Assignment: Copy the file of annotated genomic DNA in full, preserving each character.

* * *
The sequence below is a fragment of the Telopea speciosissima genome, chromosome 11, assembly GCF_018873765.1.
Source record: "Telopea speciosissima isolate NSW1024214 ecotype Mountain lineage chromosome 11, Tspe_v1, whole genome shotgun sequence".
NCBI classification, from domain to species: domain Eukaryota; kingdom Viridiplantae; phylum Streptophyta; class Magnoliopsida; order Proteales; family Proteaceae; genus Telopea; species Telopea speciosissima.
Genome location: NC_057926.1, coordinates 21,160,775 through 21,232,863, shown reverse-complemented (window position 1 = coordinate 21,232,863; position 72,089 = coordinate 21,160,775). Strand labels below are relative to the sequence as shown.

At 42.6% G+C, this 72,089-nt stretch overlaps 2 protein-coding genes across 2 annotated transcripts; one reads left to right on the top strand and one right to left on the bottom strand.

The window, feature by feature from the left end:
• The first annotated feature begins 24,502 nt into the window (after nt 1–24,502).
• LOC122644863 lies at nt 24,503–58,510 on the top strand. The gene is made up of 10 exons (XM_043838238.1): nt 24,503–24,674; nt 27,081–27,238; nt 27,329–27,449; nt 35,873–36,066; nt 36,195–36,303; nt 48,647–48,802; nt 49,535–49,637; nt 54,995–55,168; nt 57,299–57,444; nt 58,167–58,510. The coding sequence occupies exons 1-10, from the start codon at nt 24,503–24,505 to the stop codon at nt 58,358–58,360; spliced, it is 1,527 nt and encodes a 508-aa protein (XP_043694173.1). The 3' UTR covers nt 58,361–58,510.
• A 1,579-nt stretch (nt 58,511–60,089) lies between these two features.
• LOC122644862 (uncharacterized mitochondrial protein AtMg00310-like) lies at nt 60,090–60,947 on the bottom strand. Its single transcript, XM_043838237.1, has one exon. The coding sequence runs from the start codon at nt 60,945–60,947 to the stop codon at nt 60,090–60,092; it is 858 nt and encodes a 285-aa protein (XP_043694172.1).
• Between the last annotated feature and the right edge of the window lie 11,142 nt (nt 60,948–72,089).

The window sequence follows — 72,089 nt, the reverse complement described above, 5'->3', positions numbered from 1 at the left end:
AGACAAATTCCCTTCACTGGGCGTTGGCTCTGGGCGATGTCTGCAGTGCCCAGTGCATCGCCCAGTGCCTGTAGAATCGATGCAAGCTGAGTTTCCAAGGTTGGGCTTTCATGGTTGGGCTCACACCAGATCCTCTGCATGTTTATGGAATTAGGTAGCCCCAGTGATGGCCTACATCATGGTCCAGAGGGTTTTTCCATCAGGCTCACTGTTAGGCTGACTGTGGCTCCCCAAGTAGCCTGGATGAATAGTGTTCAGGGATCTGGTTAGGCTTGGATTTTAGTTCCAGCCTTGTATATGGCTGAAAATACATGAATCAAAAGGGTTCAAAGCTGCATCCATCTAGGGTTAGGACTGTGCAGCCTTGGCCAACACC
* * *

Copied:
The sequence below is a fragment of the Telopea speciosissima genome, chromosome 11, assembly GCF_018873765.1.
Source record: "Telopea speciosissima isolate NSW1024214 ecotype Mountain lineage chromosome 11, Tspe_v1, whole genome shotgun sequence".
NCBI classification, from domain to species: domain Eukaryota; kingdom Viridiplantae; phylum Streptophyta; class Magnoliopsida; order Proteales; family Proteaceae; genus Telopea; species Telopea speciosissima.
Genome location: NC_057926.1, coordinates 21,160,775 through 21,232,863, shown reverse-complemented (window position 1 = coordinate 21,232,863; position 72,089 = coordinate 21,160,775). Strand labels below are relative to the sequence as shown.

At 42.6% G+C, this 72,089-nt stretch overlaps 2 protein-coding genes across 2 annotated transcripts; one reads left to right on the top strand and one right to left on the bottom strand.

The window, feature by feature from the left end:
• The first annotated feature begins 24,502 nt into the window (after nt 1–24,502).
• LOC122644863 lies at nt 24,503–58,510 on the top strand. The gene is made up of 10 exons (XM_043838238.1): nt 24,503–24,674; nt 27,081–27,238; nt 27,329–27,449; nt 35,873–36,066; nt 36,195–36,303; nt 48,647–48,802; nt 49,535–49,637; nt 54,995–55,168; nt 57,299–57,444; nt 58,167–58,510. The coding sequence occupies exons 1-10, from the start codon at nt 24,503–24,505 to the stop codon at nt 58,358–58,360; spliced, it is 1,527 nt and encodes a 508-aa protein (XP_043694173.1). The 3' UTR covers nt 58,361–58,510.
• A 1,579-nt stretch (nt 58,511–60,089) lies between these two features.
• LOC122644862 (uncharacterized mitochondrial protein AtMg00310-like) lies at nt 60,090–60,947 on the bottom strand. Its single transcript, XM_043838237.1, has one exon. The coding sequence runs from the start codon at nt 60,945–60,947 to the stop codon at nt 60,090–60,092; it is 858 nt and encodes a 285-aa protein (XP_043694172.1).
• Between the last annotated feature and the right edge of the window lie 11,142 nt (nt 60,948–72,089).

The window sequence follows — 72,089 nt, the reverse complement described above, 5'->3', positions numbered from 1 at the left end:
AGACAAATTCCCTTCACTGGGCGTTGGCTCTGGGCGATGTCTGCAGTGCCCAGTGCATCGCCCAGTGCCTGTAGAATCGATGCAAGCTGAGTTTCCAAGGTTGGGCTTTCATGGTTGGGCTCACACCAGATCCTCTGCATGTTTATGGAATTAGGTAGCCCCAGTGATGGCCTACATCATGGTCCAGAGGGTTTTTCCATCAGGCTCACTGTTAGGCTGACTGTGGCTCCCCAAGTAGCCTGGATGAATAGTGTTCAGGGATCTGGTTAGGCTTGGATTTTAGTTCCAGCCTTGTATATGGCTGAAAATACATGAATCAAAAGGGTTCAAAGCTGCATCCATCTAGGGTTAGGACTGTGCAGCCTTGGCCAACACC